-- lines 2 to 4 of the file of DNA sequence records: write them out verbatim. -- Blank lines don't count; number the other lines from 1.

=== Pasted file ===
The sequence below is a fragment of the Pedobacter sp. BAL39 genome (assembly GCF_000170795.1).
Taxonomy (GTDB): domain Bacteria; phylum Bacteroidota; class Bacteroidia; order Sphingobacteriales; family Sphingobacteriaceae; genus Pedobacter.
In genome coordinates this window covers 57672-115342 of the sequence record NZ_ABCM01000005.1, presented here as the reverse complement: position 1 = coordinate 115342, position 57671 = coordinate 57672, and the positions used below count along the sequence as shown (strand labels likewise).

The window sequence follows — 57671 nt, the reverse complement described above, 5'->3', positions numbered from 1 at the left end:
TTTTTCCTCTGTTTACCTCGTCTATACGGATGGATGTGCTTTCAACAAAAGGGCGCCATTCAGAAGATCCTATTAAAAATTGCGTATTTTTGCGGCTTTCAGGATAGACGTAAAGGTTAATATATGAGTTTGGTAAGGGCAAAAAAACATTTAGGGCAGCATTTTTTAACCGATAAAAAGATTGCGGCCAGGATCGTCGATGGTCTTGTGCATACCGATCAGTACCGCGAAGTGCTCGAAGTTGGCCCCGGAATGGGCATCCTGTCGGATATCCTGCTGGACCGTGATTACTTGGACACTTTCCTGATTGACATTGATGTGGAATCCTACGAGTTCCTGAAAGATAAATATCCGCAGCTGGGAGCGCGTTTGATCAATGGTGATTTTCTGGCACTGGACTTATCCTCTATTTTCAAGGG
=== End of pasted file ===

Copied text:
Taxonomy (GTDB): domain Bacteria; phylum Bacteroidota; class Bacteroidia; order Sphingobacteriales; family Sphingobacteriaceae; genus Pedobacter.
In genome coordinates this window covers 57672-115342 of the sequence record NZ_ABCM01000005.1, presented here as the reverse complement: position 1 = coordinate 115342, position 57671 = coordinate 57672, and the positions used below count along the sequence as shown (strand labels likewise).

The window sequence follows — 57671 nt, the reverse complement described above, 5'->3', positions numbered from 1 at the left end: